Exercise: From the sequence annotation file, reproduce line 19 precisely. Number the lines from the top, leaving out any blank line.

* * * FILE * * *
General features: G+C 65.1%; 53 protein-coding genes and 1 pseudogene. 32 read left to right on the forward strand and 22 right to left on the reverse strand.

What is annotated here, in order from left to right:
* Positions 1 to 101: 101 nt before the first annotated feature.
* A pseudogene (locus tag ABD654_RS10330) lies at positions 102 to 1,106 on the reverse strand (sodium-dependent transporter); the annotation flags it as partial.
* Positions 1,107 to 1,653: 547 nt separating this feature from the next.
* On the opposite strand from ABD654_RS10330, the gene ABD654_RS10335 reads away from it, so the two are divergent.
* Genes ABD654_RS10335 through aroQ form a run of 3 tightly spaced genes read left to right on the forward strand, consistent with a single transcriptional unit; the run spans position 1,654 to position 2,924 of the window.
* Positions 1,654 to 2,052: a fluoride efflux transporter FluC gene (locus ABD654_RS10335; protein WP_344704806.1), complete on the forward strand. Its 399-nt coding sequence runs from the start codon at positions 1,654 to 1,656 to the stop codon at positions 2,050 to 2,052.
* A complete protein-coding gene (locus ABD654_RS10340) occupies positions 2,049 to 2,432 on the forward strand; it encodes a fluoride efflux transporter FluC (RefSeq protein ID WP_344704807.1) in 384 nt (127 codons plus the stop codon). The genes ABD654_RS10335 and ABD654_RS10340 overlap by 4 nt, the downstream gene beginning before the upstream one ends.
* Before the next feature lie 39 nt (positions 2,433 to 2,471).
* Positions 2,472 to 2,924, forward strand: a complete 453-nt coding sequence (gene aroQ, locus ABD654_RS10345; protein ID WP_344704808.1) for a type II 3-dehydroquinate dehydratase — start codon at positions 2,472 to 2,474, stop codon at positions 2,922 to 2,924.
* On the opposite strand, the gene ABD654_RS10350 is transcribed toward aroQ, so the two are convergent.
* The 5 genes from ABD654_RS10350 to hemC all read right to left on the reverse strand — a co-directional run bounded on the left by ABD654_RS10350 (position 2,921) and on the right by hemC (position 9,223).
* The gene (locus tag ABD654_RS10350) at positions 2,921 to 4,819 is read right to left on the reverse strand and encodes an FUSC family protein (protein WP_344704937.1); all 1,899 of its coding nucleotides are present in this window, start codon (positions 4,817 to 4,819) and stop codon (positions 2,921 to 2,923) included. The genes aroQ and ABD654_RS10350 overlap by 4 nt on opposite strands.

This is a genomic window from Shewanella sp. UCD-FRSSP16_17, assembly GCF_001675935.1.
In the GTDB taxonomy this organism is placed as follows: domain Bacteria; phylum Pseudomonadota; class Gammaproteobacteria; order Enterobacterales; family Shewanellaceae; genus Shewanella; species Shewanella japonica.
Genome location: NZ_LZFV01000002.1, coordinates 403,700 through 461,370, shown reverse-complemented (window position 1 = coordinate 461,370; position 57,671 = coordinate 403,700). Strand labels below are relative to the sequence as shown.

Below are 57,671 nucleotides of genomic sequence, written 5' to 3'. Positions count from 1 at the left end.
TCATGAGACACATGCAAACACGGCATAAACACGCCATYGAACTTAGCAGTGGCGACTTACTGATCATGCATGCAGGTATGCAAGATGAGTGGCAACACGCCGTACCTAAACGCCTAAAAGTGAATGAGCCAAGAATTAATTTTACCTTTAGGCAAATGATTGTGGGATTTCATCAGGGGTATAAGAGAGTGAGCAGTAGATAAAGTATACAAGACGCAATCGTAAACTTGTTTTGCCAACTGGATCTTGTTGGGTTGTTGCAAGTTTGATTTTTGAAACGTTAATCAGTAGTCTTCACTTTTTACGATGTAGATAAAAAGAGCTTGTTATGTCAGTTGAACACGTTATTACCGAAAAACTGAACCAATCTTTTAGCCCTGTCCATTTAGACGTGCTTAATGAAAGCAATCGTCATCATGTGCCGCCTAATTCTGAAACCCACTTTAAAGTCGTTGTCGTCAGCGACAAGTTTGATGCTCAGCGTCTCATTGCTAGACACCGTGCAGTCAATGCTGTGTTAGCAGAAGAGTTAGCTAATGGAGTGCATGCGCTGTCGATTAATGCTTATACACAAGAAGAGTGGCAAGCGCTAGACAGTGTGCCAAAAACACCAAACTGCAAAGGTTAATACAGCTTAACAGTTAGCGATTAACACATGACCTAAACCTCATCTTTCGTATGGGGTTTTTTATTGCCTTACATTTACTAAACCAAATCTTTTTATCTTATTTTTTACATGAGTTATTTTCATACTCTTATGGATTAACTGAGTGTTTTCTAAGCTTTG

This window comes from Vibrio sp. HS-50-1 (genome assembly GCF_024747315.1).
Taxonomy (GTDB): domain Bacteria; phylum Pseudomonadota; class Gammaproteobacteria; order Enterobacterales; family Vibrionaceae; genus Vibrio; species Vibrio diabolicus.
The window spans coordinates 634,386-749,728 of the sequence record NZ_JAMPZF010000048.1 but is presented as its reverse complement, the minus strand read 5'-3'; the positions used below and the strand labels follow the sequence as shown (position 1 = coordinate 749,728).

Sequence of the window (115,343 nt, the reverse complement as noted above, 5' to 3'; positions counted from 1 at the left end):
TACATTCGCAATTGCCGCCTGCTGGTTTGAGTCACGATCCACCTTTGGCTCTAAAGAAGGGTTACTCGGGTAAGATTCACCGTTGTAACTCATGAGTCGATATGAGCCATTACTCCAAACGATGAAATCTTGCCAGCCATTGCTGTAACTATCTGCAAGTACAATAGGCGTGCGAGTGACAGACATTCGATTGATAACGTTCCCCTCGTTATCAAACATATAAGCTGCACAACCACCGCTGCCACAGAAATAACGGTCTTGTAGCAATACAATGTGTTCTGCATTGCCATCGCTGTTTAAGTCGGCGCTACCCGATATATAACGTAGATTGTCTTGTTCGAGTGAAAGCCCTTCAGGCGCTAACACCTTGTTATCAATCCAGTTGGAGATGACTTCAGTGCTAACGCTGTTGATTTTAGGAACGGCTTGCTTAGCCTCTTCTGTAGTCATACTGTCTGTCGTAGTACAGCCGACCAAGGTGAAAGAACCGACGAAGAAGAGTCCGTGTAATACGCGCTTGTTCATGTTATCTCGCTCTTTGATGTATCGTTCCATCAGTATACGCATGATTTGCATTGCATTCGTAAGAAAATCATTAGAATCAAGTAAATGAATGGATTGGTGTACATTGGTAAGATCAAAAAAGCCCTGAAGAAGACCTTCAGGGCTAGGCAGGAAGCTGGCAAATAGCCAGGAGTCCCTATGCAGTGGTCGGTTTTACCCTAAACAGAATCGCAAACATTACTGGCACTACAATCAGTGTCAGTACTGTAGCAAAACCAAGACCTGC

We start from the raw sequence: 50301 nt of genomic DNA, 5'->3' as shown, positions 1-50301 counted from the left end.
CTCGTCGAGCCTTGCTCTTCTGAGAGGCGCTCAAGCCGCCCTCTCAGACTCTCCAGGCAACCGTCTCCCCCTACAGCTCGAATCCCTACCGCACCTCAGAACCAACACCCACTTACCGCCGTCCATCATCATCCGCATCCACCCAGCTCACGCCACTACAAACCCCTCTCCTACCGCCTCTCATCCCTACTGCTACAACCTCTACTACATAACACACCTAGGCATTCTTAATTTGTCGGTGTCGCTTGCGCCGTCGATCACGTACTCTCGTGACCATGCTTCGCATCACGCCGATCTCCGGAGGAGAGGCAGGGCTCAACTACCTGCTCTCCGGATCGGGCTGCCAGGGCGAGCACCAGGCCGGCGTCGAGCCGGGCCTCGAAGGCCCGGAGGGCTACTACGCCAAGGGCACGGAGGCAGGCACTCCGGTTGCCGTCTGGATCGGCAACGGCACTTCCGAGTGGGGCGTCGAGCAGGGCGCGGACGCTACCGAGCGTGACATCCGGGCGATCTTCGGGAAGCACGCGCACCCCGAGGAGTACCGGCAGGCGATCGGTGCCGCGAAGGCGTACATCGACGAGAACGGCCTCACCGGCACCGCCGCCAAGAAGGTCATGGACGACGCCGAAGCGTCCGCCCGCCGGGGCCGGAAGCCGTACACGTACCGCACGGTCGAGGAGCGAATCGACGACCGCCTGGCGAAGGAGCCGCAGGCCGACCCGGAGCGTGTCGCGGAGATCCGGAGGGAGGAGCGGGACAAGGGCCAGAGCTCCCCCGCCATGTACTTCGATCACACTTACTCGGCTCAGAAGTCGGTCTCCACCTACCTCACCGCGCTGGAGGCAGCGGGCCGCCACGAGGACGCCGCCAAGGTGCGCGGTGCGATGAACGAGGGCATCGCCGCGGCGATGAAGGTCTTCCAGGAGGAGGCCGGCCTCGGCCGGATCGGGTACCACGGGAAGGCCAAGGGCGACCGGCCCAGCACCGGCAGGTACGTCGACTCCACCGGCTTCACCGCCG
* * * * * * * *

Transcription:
TCATGAGACACATGCAAACACGGCATAAACACGCCATYGAACTTAGCAGTGGCGACTTACTGATCATGCATGCAGGTATGCAAGATGAGTGGCAACACGCCGTACCTAAACGCCTAAAAGTGAATGAGCCAAGAATTAATTTTACCTTTAGGCAAATGATTGTGGGATTTCATCAGGGGTATAAGAGAGTGAGCAGTAGATAAAGTATACAAGACGCAATCGTAAACTTGTTTTGCCAACTGGATCTTGTTGGGTTGTTGCAAGTTTGATTTTTGAAACGTTAATCAGTAGTCTTCACTTTTTACGATGTAGATAAAAAGAGCTTGTTATGTCAGTTGAACACGTTATTACCGAAAAACTGAACCAATCTTTTAGCCCTGTCCATTTAGACGTGCTTAATGAAAGCAATCGTCATCATGTGCCGCCTAATTCTGAAACCCACTTTAAAGTCGTTGTCGTCAGCGACAAGTTTGATGCTCAGCGTCTCATTGCTAGACACCGTGCAGTCAATGCTGTGTTAGCAGAAGAGTTAGCTAATGGAGTGCATGCGCTGTCGATTAATGCTTATACACAAGAAGAGTGGCAAGCGCTAGACAGTGTGCCAAAAACACCAAACTGCAAAGGTTAATACAGCTTAACAGTTAGCGATTAACACATGACCTAAACCTCATCTTTCGTATGGGGTTTTTTATTGCCTTACATTTACTAAACCAAATCTTTTTATCTTATTTTTTACATGAGTTATTTTCATACTCTTATGGATTAACTGAGTGTTTTCTAAGCTTTG